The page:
Summary: How to Read Like a Writer
“When you read like a writer, you are trying to figure out how the text you are reading was constructed so that you learn how to “build” one for yourself.”
This article was very interesting to me. Throughout, the author talked about things we should focus on when we are working on how to read like a writer. Some of these things included thinking about why the author used this word instead of that word, what the genre of the story/article may be, what the purpose of the story/article is, what the intended audience may be, and even thinking about the evidence the author uses to support his or her claims.
The author stated that in order to read like a writer, you need to try to understand the way that the author has put the piece together and what that particular text can teach you about writing.
A few important things that I pulled out of this article was:
- know what the author is writing/talking about
- possibly starting out with personal experiences
- the positive and negative impacts that author has on everything depending on be
One of the last suggestions that the author gave to help you read like a writer was to mark up your pages, write notes on the margins of the pages, and write notes both during and after reading. More times than not, the notes that people have written get used in their own papers. By using this technique, you can end up with a lot of useful ideas and information to help you with whatever you may have to write.
Main Idea/Key Terms: How to Read Like a Writer
Antiquated: old-fashioned or outdated
Context: the circumstances that form the setting for an event, statement, or idea, and in terms that can be fully understood and assessed.
Genre (in terms of articles): a category in artistic composure characterized by similarities in form, style, or subject matter.
Writerly Techniques: include, but are not limited to, narrative structure, pattern, diction, irony, allusion, tone, and setting.
Contextual Factors: characteristics of the ecology/environment that are related to the effectiveness of a collaboration.
The main idea of the article was to tell readers how to read in the same way that a writer reads. If you think about it, writers do not have the same minds as people who are not writers. When writers are reading, they are thinking about why the author used this word instead of that word, the genre of the article/story, the authors purpose, etc. This article taught readers how to read like writers.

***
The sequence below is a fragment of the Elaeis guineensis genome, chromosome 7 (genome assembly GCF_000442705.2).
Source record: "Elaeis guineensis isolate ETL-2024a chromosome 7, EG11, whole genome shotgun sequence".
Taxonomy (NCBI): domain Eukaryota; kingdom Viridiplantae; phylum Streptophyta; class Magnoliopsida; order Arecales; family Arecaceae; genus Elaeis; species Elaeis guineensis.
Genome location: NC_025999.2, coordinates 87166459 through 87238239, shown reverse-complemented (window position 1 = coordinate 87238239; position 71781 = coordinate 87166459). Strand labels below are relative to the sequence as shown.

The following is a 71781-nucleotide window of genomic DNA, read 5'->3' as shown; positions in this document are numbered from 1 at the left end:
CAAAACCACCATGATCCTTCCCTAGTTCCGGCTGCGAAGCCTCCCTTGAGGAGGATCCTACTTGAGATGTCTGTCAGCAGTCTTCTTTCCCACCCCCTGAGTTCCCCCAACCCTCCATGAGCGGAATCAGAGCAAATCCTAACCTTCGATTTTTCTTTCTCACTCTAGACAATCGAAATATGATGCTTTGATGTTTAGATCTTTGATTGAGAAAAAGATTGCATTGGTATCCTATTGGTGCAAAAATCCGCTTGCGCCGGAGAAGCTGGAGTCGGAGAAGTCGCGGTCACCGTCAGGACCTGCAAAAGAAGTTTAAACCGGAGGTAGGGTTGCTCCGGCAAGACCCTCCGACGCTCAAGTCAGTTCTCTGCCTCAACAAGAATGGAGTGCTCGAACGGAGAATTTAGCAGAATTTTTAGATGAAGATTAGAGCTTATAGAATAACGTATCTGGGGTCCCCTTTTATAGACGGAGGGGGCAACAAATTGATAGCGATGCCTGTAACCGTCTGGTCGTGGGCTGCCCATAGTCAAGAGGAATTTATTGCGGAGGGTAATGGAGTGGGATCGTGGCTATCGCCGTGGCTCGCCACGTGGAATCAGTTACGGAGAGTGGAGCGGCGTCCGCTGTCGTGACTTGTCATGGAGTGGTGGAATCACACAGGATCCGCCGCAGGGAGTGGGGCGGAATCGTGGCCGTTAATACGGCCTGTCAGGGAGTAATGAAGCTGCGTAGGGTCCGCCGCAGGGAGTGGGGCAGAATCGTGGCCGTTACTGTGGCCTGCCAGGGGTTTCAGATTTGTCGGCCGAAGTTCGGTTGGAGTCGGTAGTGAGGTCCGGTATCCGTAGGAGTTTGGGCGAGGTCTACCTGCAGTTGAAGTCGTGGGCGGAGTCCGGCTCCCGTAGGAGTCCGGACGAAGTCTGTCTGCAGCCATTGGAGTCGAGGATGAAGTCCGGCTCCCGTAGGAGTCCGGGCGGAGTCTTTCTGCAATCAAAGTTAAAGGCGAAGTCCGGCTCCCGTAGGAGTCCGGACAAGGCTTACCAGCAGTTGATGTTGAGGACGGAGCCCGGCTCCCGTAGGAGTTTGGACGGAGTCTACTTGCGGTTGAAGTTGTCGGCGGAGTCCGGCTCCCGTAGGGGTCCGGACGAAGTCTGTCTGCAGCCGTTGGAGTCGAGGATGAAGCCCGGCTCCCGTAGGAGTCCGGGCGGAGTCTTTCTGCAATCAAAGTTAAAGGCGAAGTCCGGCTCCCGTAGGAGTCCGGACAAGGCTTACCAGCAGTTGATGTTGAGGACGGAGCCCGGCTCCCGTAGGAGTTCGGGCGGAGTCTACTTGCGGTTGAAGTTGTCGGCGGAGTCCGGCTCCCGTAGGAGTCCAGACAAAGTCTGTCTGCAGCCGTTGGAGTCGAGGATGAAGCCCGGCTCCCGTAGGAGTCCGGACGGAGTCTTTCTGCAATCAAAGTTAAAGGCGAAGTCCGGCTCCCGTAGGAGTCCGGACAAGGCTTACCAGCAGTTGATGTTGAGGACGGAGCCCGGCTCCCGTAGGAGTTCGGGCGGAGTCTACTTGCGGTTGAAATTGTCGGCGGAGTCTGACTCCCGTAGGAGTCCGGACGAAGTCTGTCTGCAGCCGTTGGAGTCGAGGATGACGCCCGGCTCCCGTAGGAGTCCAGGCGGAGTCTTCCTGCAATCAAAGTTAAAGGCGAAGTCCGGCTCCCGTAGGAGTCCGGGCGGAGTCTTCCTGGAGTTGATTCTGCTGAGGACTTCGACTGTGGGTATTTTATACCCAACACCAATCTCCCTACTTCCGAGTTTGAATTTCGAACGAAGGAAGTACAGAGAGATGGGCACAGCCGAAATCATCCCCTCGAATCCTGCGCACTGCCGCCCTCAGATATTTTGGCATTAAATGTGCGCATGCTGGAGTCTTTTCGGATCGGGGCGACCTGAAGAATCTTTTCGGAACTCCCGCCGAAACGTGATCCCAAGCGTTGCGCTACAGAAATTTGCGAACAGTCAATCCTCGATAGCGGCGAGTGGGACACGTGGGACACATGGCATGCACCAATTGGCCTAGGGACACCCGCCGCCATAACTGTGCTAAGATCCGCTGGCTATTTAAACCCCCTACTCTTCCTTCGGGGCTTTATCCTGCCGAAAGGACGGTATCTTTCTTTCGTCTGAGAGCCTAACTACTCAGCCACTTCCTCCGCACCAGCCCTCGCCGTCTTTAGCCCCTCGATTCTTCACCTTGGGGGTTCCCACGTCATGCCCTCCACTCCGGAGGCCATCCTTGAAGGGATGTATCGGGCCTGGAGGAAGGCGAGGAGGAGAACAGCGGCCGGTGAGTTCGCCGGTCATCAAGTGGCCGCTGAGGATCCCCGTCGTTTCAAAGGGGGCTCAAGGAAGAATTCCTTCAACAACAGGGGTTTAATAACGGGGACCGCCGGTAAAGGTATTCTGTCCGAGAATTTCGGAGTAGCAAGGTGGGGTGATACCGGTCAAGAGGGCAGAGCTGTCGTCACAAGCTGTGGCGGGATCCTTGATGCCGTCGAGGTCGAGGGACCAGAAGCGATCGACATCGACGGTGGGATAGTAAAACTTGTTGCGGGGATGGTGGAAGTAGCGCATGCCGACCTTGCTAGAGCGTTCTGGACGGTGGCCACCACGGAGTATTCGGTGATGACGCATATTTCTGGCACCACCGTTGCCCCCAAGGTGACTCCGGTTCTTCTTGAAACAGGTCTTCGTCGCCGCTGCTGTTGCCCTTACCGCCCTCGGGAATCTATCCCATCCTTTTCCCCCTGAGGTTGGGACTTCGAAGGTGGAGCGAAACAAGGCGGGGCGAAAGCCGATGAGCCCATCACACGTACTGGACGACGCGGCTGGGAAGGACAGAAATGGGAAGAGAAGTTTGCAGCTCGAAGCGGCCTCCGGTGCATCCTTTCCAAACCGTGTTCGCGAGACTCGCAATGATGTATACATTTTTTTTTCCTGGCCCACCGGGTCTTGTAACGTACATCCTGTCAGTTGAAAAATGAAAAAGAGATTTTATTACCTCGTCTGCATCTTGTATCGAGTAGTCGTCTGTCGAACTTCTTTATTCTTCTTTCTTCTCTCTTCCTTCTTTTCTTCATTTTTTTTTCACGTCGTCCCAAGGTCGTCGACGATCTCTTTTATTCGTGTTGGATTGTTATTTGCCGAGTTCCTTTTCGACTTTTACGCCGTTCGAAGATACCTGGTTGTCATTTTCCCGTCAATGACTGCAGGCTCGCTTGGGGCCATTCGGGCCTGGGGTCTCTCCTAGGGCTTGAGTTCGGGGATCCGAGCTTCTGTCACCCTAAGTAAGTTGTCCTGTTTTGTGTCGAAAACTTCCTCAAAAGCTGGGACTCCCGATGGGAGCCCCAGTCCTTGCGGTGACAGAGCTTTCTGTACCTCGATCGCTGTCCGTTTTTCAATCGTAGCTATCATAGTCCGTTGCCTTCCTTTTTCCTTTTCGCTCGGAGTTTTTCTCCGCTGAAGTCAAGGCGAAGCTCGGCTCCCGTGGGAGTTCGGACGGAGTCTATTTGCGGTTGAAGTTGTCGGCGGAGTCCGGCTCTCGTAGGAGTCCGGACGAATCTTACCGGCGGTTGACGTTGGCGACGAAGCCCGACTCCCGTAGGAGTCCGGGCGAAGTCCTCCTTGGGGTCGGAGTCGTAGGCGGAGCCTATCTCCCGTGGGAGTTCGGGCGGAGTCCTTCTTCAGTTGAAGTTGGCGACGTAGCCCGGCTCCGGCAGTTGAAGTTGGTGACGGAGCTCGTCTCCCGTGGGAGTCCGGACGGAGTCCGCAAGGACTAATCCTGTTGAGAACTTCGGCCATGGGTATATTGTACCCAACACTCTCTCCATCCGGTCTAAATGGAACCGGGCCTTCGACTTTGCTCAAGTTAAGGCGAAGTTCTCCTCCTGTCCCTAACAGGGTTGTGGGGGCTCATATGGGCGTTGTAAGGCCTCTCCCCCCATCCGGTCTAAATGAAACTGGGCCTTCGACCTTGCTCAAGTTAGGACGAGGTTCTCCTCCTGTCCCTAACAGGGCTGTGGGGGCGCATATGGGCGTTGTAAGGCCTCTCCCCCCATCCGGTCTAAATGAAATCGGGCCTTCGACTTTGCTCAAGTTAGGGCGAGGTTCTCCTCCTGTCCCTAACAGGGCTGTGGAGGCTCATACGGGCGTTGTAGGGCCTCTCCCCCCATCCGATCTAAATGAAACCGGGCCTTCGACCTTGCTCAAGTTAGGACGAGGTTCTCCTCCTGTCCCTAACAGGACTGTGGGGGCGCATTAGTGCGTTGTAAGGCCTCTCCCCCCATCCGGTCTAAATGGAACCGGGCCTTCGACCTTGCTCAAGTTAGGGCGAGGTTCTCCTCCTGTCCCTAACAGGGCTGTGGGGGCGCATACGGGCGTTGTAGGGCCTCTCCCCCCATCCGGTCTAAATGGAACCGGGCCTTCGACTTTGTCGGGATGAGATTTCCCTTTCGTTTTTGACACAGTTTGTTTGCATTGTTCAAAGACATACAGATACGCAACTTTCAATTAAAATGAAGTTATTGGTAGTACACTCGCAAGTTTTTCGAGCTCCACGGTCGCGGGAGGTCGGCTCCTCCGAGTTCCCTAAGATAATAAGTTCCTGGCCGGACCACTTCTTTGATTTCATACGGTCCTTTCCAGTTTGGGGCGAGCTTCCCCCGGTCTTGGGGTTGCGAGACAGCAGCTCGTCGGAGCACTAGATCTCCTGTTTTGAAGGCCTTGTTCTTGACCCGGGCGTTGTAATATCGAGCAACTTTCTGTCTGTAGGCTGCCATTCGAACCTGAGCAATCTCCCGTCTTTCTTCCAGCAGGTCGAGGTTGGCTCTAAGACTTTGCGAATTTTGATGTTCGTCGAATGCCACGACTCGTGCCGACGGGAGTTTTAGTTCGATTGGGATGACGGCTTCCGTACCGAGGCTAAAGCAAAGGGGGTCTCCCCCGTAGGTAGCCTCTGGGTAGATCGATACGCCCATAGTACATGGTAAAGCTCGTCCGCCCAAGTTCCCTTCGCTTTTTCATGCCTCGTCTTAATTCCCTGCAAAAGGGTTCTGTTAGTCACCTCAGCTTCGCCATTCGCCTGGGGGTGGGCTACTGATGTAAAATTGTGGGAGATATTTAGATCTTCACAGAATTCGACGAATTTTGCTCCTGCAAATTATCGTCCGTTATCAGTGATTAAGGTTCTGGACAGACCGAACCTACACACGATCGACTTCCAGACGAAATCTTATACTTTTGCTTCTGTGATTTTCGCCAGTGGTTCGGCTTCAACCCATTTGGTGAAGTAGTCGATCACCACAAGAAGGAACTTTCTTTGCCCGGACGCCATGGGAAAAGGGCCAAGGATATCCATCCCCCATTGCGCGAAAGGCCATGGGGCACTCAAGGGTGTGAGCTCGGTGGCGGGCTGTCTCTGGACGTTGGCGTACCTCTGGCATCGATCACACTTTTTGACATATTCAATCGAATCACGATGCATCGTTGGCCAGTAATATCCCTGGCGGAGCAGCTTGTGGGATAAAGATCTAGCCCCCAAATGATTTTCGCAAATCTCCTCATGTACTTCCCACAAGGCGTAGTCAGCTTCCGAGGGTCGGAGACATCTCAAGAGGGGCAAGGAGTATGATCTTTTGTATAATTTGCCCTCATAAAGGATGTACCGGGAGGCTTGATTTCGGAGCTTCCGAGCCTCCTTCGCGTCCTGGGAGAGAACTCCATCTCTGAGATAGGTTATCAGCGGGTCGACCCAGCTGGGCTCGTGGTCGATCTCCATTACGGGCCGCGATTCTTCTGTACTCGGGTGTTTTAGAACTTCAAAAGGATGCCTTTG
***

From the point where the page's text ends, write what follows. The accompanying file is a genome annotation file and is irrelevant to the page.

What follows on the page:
Commentary: …and by islands, i mean paragraphs
Instead of calling this a reading, I would like to call it an adventure. I would call it this because it wasn’t your typical reading. This adventure had you scrolling all around the page, unsure of which order to read the paragraphs in, and unsure if you were even doing this right. The paragraphs were constantly changing, sometimes even without you clicking on them, and that made it even more difficult. I like it though. Throughout this adventure, I was trying to find the meaning of each paragraph. I discovered that each paragraph seemed as if the author was describing how they survived on that specific island or what they found. Some paragraphs talked about the relationship between islands and paragraphs and some talked about certain items that were found at the specific island. Each paragraph was unique in it’s own way.
At the end of this adventure, I also discovered what I think is the meaning of the title. By titling it “… and by islands, i mean paragraphs,” it showed that the islands are the paragraphs of the reading. In some readings, you are unsure of where to start with discovering why the author wrote it, what the main idea is, or why this specific detail was even included. When you are on an island, you have NO idea where to start with anything! I feel that the title was very fitting for this article.